As she talked about being placed on unpaid leave, her eyes filled with tears. She had applied for and was granted a religious exemption to the vaccine mandate, but was told the hospital could not accommodate her.
“I don’t have much to say,” Hocker said. “Nurses are a huge part of this group. It’s heartbreaking that the hospital couldn’t accommodate us.”
Meanwhile at the opposite side of the hospital, off Purcell Boulevard, a small group gathered to support health care workers who have worked for the past 20 months. Armed with a lighted sign that said thank you, Emily Gibson said normally her group, Care Baskets for St. Charles Heroes gather in the afternoon to show their support, but on Monday wanted to show a slice of support for the efforts of those working.
“We thought we’d be a voice of support out here and focus on the hired workforce,” Gibson said. “We wanted to be a spot of positivity and rationality. The people here at St. Charles have worked so hard.”
Of the 323 caregivers who applied for exemptions at St. Charles Health System, 49 were reasonably accommodated with remote work and 101 were provided an unpaid leave of absence, according to a hospital statement. Of that same group of 323 caregivers, 98 chose to start their vaccination series after initially requesting an exemption.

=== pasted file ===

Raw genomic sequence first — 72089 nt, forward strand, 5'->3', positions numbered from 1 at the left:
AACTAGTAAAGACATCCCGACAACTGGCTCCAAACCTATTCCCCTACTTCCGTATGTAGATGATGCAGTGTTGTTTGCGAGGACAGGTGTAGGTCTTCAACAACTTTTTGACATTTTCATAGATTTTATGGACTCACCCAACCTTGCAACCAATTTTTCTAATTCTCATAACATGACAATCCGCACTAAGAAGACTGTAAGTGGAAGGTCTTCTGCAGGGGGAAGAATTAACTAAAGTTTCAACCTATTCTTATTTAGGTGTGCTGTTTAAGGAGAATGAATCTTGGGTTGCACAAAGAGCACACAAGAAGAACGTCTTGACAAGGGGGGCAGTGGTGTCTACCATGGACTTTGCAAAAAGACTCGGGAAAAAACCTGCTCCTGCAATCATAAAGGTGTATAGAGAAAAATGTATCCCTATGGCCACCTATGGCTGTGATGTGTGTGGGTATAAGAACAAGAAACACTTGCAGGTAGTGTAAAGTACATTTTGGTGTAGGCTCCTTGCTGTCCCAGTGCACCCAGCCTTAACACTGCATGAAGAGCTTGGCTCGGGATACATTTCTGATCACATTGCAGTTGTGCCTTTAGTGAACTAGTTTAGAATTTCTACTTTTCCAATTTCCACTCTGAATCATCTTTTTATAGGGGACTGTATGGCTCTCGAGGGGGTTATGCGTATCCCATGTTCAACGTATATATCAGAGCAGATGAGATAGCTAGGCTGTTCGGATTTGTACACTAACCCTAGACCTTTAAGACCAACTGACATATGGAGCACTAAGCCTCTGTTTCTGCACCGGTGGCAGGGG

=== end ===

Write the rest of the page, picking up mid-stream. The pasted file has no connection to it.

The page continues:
The hospital also reported that 93.5% of its staff are vaccinated and 51 medical personnel are in the process of completing a vaccination series. The hospital said that those unable to comply with the mandate, are considered to have voluntarily resigned, according to the hospital.
To date, 180 professionals are presumed to have left St. Charles because of the vaccination mandate, but officials aren’t sure about the exact number.
“We believe that most of those who left us last week were impacted by this rule,” said Rebecca Berry, St. Charles Health System Human Resources vice president in a prepared statement.
Under the governor’s mandate, a medical exemption must be corroborated by a document signed by a medical provider on an Oregon Health Authority form certifying the individual has a physical or mental impairment limiting the individual’s ability to receive a COVID-19 vaccination. A religious exemption must be corroborated on a similar document and signed by the individual because of a sincerely held religious belief and including a statement describing the way in which the vaccination requirement conflicts with the religious observance, practice, or belief.
Schulz, who has been a football coach at Mountain View High School for 26 years, said he is not against vaccines, but he wants people to have a choice.
He said he told students about his decision at their game last week.
“There was a lot of tears and a lot of concern and a lot of hugs,” Schulz said. “I have 27 freshman football players that I’ve gotten to know and love just as my own son and not being able to finish that football season with them ... it was hard.”
Bob Bures, a special education and English teacher at Mountain View High School in Bend, said Schulz is important to a lot of kids.
He said a lot of students feel like he is getting fired, but added that Schulz had the choice of vaccination or religious or medical exemption just like everyone else.
“It’s sad and really hard on the kids,” Bures said.